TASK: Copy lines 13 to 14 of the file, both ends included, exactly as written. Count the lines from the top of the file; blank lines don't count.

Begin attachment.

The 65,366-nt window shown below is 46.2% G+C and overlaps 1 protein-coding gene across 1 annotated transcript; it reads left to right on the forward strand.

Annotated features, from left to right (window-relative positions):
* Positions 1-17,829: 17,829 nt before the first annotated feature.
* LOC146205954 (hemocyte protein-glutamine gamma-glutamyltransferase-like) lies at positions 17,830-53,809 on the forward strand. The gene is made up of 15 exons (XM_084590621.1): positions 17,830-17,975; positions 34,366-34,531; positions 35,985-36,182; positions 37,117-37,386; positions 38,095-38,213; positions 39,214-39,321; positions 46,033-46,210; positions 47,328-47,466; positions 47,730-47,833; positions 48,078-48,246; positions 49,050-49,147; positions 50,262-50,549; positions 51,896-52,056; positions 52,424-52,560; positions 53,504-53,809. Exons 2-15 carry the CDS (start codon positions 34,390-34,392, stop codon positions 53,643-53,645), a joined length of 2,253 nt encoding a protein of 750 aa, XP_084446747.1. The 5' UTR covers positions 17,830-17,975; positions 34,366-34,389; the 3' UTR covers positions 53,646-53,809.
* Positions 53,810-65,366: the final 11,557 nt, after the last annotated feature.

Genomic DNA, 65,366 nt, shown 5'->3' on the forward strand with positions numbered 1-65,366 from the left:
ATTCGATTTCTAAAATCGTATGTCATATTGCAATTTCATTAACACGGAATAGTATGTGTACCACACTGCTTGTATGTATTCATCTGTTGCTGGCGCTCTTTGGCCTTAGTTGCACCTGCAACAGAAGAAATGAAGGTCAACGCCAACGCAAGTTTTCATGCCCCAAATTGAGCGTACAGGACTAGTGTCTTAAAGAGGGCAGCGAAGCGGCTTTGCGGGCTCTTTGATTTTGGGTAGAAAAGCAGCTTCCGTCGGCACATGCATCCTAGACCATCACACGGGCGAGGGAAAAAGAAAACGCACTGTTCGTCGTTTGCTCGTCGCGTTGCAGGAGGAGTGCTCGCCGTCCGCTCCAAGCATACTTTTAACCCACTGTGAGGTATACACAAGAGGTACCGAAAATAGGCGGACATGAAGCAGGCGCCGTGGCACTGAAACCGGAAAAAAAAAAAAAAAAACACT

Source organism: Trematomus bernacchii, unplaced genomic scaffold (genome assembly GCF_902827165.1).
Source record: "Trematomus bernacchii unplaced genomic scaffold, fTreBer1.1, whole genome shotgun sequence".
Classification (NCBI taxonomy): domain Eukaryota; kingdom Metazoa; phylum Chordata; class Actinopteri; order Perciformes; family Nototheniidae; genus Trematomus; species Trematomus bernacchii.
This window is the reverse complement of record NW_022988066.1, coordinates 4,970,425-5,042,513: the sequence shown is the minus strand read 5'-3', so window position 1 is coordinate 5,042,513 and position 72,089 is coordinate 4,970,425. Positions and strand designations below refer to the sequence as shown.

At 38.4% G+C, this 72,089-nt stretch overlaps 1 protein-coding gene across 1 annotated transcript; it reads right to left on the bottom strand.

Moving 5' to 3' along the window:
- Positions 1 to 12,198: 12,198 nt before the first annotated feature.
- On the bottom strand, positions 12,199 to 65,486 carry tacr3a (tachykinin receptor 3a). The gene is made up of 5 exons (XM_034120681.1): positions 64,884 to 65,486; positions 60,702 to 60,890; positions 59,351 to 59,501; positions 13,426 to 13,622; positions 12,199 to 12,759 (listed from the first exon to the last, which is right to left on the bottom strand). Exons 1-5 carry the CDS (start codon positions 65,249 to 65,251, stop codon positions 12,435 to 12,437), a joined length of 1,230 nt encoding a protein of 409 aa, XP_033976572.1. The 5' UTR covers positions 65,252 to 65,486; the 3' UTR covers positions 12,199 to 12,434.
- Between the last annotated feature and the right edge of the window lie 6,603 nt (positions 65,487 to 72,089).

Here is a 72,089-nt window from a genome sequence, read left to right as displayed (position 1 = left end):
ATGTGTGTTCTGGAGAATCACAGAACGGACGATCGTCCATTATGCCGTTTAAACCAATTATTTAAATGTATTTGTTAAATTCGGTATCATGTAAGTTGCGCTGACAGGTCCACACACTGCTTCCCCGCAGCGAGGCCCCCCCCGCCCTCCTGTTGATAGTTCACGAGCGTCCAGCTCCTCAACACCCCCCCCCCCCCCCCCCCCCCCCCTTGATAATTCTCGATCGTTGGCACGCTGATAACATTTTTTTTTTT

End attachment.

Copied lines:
Moving 5' to 3' along the window:
- Positions 1 to 12,198: 12,198 nt before the first annotated feature.